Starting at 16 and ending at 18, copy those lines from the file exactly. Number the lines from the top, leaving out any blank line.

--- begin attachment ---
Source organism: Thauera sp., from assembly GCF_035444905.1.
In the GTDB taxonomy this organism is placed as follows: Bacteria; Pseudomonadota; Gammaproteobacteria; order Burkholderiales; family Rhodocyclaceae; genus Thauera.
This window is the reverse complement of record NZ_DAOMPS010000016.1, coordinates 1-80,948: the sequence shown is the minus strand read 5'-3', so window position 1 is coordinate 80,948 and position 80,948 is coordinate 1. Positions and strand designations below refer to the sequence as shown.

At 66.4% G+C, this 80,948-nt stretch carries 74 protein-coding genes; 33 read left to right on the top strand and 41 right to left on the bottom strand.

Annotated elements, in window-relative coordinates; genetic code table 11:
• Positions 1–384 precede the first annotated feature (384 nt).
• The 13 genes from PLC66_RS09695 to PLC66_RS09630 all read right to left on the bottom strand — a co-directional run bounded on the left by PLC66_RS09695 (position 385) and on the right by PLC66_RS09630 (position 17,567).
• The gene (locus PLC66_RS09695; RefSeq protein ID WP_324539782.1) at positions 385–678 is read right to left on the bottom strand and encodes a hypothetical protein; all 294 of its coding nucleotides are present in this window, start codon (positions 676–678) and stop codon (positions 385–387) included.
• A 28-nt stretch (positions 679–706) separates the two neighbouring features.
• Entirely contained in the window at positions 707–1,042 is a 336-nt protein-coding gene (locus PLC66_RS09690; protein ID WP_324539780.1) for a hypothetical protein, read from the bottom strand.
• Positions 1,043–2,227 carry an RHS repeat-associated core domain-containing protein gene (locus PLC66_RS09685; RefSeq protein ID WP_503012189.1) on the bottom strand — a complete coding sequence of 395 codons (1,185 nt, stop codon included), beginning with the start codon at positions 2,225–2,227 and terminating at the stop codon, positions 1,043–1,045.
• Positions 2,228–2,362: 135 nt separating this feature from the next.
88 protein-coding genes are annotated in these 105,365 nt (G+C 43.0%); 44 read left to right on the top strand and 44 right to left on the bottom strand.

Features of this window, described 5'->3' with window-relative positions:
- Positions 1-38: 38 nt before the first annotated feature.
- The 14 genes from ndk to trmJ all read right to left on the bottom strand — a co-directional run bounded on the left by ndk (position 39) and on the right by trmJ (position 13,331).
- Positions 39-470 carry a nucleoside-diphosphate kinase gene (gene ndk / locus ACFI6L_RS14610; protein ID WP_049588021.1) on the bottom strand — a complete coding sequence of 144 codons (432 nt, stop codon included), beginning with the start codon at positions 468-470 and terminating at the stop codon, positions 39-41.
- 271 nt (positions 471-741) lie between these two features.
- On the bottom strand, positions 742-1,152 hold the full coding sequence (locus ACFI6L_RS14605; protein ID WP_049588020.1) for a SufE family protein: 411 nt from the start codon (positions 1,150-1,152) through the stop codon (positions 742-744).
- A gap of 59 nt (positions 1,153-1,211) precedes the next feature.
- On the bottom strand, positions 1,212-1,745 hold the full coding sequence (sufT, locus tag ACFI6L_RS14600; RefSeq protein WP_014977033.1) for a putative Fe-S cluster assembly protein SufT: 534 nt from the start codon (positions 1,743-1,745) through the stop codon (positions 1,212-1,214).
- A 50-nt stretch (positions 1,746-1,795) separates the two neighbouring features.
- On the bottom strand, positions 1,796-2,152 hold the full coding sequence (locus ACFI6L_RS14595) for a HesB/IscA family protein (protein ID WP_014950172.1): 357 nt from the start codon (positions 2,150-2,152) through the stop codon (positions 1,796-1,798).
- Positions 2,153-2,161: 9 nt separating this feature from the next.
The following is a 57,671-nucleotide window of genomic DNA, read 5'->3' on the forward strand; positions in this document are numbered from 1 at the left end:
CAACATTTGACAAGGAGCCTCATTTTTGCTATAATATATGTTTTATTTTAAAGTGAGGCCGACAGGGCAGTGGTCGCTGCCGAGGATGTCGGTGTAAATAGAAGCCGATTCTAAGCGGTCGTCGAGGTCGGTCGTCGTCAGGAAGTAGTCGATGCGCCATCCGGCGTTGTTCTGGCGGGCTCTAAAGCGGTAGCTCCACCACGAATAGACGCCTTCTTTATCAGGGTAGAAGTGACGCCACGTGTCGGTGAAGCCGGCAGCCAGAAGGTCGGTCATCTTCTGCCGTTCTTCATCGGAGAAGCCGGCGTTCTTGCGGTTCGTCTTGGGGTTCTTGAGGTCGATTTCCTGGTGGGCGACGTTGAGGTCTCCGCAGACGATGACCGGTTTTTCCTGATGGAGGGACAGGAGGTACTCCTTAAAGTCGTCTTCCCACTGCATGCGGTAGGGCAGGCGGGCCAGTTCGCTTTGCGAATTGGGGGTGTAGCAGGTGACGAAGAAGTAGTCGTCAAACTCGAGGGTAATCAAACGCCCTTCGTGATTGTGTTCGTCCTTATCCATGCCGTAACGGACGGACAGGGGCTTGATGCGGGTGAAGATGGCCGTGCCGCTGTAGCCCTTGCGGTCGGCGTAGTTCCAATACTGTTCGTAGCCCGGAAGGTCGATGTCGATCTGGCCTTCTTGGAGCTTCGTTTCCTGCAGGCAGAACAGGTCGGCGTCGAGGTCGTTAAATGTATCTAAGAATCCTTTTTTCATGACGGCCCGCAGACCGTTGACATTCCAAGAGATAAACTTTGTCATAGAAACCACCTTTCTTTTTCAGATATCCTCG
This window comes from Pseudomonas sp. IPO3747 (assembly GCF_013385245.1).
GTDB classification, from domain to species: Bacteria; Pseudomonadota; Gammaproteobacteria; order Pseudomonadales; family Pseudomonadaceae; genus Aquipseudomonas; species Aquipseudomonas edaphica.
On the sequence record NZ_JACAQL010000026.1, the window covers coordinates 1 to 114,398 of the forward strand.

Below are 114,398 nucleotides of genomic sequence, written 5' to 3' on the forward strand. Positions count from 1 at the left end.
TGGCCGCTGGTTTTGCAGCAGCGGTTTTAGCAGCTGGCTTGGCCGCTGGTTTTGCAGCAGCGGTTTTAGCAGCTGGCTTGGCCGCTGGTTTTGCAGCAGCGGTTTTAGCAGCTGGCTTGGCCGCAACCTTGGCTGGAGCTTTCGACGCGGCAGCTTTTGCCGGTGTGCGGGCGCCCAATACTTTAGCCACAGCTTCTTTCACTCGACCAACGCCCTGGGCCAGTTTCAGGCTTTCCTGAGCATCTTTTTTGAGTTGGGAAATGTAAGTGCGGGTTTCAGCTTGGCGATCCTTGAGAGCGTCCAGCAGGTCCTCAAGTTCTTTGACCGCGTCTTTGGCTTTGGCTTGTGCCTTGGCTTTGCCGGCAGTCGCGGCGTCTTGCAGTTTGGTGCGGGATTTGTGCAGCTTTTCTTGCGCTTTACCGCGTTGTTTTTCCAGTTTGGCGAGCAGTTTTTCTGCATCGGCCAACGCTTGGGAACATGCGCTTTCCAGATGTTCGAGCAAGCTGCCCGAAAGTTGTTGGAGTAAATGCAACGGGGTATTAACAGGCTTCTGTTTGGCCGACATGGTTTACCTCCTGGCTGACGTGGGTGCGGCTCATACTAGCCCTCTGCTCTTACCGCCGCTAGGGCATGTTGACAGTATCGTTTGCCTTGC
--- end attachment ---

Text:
- The 14 genes from ndk to trmJ all read right to left on the bottom strand — a co-directional run bounded on the left by ndk (position 39) and on the right by trmJ (position 13,331).
- Positions 39-470 carry a nucleoside-diphosphate kinase gene (gene ndk / locus ACFI6L_RS14610; protein ID WP_049588021.1) on the bottom strand — a complete coding sequence of 144 codons (432 nt, stop codon included), beginning with the start codon at positions 468-470 and terminating at the stop codon, positions 39-41.
- 271 nt (positions 471-741) lie between these two features.